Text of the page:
We have characterized 125I-labeled somatomedin-C/insulin-like growth factor 1 ([125I]SM-C/IGF-I) binding to cultured human fibroblast monolayers and have investigated the modulation of receptor concentrations by SM-C/IGF-I and insulin. Specific binding of [125I]SM-C/IGF-I to confluent monolayers at 15 C reached a steady state in 2.5 h and averaged 11.37 ± 0.71% (mean ± SEM)/1.5 × 106 cells. At 30 C, binding occurred more rapidly, peaking at 30 min, but averaged only 4%. Binding was reversible at both temperatures, and degradation of radioligand by fibroblast monolayers was negligible. Half-maximal inhibition of [125I]SM-C/IGF-I binding was observed at SM-C/IGF-I concentrations of 7 ng/ml. Compared to SM-C/IGF-I, the relative potencies of other hormones was: IGF-II, 1:10; multiplication-stimulating activity, 1:17, porcine insulin, 1:300; porcine proinsulin, 1:1000; and human GH nonreactive. Scatchard analysis was consistent with a single class of receptors, with a Ka of 1.07 × 109 M−1 and 20,000 sites/cell. Preincubation of fibroblast monolayers with either SM-C/IGF-I or insulin resulted in a time- and concentration-dependent reduction in the binding of [125I]SM-C/IGF-I. Twenty-hour preexposure of monolayers to 2 × 10−8 M SM-C/IGF-I induced a 50% decrease in the binding of [125I]SM-C/IGF-I, while preincubation with 10−7 M SM-C/IGF-I resulted in a 70% decrease in binding. Similarly, binding was reduced 34% and 45% after preincubation with 10−7 or 10−6 M insulin, respectively. Half-maximal reduction in binding required preincubation for 10 h at 37 C, and maximal decreases in binding occurred after 20 h of preincubation with either SM-C/IGF-I or insulin. These studies thus demonstrate that: 1) cultured human fibroblasts possess highly specific SM-C/IGF-I receptors which may be studied directly in cell monolayers, and 2) SM-C/IGF-I receptor concentrations are directly modulated by ambient concentrations of either SM-C/IGF-I or insulin, thus emphasizing the structural and functional homology of these peptides.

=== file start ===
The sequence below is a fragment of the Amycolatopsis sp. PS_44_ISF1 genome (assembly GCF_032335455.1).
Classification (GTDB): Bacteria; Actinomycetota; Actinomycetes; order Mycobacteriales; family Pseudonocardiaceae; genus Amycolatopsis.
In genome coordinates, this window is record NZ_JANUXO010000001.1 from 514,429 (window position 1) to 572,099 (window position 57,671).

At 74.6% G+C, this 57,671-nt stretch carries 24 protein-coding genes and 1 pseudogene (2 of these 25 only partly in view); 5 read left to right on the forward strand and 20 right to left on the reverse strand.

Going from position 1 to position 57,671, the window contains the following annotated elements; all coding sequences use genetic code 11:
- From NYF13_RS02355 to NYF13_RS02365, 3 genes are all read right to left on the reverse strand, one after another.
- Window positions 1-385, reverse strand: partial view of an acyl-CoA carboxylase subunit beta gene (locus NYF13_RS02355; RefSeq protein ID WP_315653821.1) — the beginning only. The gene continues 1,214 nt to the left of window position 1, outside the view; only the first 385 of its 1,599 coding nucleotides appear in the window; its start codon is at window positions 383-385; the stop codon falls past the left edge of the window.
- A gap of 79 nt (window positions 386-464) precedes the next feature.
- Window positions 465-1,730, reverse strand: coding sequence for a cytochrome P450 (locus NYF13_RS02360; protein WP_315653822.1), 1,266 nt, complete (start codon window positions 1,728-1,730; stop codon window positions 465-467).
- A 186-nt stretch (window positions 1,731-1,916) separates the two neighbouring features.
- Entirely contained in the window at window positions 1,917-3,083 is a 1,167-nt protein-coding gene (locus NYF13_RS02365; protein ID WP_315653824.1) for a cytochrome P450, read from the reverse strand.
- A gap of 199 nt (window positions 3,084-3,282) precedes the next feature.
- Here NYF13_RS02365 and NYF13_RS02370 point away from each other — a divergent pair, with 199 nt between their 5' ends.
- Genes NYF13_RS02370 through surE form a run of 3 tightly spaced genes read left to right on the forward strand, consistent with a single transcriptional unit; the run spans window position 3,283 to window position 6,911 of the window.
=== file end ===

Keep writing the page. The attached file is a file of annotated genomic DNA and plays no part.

ASJC Scopus subject areas
- Endocrinology, Diabetes and Metabolism
- Clinical Biochemistry
- Biochemistry, medical